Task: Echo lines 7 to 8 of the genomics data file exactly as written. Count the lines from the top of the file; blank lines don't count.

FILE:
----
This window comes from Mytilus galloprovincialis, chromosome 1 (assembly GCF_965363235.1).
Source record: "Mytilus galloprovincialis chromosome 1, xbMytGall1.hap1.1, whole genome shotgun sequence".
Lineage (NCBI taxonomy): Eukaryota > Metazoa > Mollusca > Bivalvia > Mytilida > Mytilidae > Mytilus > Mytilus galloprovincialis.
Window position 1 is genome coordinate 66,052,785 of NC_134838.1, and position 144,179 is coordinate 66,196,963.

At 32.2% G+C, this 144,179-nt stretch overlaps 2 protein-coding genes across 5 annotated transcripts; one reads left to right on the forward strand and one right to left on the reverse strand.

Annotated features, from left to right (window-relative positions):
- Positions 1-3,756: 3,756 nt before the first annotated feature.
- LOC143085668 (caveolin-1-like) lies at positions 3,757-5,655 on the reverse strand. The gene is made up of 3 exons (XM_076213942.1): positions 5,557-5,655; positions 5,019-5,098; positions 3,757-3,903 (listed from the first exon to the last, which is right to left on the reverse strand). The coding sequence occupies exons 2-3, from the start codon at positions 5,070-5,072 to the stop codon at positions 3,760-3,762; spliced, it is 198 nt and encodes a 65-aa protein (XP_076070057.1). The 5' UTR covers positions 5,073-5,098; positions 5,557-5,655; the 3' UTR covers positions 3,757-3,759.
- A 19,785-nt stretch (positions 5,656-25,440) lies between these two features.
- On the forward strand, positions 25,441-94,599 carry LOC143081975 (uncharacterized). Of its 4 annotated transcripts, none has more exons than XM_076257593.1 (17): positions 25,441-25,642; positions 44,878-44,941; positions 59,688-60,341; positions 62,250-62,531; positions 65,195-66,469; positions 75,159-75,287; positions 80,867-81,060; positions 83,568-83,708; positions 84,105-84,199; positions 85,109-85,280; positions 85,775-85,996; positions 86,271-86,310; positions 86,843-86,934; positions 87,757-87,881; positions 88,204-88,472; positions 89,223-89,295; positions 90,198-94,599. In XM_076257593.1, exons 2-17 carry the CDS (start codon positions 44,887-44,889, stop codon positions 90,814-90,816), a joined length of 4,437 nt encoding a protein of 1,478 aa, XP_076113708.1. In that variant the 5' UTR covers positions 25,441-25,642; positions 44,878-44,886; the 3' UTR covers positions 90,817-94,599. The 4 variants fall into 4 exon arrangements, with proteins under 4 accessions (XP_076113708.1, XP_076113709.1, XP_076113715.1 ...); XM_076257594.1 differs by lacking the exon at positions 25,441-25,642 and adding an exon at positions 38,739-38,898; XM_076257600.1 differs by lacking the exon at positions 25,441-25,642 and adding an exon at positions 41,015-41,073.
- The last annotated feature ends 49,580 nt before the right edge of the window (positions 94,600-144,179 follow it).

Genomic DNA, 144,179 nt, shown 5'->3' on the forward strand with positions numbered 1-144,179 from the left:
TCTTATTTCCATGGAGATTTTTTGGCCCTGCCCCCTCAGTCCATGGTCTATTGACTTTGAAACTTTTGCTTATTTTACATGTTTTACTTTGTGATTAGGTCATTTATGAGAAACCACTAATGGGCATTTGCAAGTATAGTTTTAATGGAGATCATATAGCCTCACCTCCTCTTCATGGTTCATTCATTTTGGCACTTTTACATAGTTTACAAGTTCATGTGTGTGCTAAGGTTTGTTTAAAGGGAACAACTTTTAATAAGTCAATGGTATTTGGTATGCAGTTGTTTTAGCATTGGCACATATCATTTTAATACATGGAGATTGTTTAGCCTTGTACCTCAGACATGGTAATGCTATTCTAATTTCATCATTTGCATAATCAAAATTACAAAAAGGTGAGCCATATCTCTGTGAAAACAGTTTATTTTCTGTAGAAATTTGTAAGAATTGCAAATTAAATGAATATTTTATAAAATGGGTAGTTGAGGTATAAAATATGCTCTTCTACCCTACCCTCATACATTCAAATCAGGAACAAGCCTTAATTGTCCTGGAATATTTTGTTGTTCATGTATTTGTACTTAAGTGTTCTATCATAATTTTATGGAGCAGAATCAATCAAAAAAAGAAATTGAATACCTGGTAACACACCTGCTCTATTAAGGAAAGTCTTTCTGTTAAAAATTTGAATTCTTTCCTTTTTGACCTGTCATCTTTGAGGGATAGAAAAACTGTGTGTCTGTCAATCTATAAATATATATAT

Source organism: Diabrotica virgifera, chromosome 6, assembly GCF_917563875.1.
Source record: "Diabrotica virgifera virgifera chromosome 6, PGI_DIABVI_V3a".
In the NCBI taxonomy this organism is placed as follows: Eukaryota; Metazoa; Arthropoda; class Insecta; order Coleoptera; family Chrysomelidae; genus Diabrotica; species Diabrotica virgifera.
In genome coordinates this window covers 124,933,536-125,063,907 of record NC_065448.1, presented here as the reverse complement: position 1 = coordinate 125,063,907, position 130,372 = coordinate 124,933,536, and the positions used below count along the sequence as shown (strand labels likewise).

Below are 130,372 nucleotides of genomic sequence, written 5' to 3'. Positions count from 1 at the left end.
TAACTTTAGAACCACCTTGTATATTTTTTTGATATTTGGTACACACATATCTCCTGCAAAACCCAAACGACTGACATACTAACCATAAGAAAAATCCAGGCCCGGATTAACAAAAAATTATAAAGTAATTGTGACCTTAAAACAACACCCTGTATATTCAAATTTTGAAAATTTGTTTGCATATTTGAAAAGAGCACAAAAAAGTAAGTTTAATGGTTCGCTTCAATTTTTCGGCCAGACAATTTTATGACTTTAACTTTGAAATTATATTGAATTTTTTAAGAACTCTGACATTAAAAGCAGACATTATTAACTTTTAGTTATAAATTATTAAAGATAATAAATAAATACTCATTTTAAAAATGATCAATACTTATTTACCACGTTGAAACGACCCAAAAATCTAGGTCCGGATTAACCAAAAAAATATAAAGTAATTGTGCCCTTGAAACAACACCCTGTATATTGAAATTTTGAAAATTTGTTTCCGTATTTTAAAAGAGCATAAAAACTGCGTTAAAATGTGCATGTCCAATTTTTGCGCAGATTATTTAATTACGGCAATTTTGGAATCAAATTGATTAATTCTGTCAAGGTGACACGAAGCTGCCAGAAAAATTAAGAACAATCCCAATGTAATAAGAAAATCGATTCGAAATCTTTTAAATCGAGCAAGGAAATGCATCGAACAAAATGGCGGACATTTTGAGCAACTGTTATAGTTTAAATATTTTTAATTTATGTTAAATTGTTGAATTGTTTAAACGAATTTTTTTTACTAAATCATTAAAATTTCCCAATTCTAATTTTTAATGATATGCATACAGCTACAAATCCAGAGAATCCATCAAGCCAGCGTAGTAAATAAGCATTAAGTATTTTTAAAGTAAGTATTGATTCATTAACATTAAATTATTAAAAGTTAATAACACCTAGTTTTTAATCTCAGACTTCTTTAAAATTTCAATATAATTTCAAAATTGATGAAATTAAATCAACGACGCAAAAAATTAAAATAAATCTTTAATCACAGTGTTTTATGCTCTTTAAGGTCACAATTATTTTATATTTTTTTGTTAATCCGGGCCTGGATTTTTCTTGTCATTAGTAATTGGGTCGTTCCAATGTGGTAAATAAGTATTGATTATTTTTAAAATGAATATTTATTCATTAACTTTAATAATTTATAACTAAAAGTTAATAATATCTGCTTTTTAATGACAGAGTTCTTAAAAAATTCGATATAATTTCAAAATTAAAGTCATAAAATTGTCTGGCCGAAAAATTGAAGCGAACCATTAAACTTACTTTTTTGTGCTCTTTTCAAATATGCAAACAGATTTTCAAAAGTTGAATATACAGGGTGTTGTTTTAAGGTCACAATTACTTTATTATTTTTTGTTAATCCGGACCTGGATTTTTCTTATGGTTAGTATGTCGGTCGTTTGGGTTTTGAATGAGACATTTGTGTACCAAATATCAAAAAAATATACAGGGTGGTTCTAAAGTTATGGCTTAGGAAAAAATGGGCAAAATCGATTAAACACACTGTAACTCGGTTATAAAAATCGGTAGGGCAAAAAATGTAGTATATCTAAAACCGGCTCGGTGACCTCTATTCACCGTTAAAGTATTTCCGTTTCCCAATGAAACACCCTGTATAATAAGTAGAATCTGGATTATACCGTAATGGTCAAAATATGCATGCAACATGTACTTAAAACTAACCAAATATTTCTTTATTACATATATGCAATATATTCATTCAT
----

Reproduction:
- Positions 1-3,756: 3,756 nt before the first annotated feature.
- LOC143085668 (caveolin-1-like) lies at positions 3,757-5,655 on the reverse strand. The gene is made up of 3 exons (XM_076213942.1): positions 5,557-5,655; positions 5,019-5,098; positions 3,757-3,903 (listed from the first exon to the last, which is right to left on the reverse strand). The coding sequence occupies exons 2-3, from the start codon at positions 5,070-5,072 to the stop codon at positions 3,760-3,762; spliced, it is 198 nt and encodes a 65-aa protein (XP_076070057.1). The 5' UTR covers positions 5,073-5,098; positions 5,557-5,655; the 3' UTR covers positions 3,757-3,759.